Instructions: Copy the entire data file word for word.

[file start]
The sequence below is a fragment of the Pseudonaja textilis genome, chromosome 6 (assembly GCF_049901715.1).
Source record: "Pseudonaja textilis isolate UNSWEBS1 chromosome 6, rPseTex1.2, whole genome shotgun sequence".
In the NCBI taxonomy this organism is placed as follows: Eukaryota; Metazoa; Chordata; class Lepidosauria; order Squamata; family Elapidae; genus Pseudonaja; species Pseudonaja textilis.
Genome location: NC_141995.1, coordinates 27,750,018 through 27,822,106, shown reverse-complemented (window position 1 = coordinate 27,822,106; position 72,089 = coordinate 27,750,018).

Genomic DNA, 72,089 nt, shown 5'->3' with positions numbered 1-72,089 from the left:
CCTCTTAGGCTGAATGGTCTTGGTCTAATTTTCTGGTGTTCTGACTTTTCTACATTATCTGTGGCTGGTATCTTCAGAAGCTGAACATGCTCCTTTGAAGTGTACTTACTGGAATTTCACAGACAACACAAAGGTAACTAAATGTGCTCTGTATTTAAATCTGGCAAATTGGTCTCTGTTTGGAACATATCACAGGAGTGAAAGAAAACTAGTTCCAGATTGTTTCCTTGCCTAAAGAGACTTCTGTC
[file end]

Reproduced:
The sequence below is a fragment of the Pseudonaja textilis genome, chromosome 6 (assembly GCF_049901715.1).
Source record: "Pseudonaja textilis isolate UNSWEBS1 chromosome 6, rPseTex1.2, whole genome shotgun sequence".
In the NCBI taxonomy this organism is placed as follows: Eukaryota; Metazoa; Chordata; class Lepidosauria; order Squamata; family Elapidae; genus Pseudonaja; species Pseudonaja textilis.
Genome location: NC_141995.1, coordinates 27,750,018 through 27,822,106, shown reverse-complemented (window position 1 = coordinate 27,822,106; position 72,089 = coordinate 27,750,018).

Genomic DNA, 72,089 nt, shown 5'->3' with positions numbered 1-72,089 from the left:
CCTCTTAGGCTGAATGGTCTTGGTCTAATTTTCTGGTGTTCTGACTTTTCTACATTATCTGTGGCTGGTATCTTCAGAAGCTGAACATGCTCCTTTGAAGTGTACTTACTGGAATTTCACAGACAACACAAAGGTAACTAAATGTGCTCTGTATTTAAATCTGGCAAATTGGTCTCTGTTTGGAACATATCACAGGAGTGAAAGAAAACTAGTTCCAGATTGTTTCCTTGCCTAAAGAGACTTCTGTC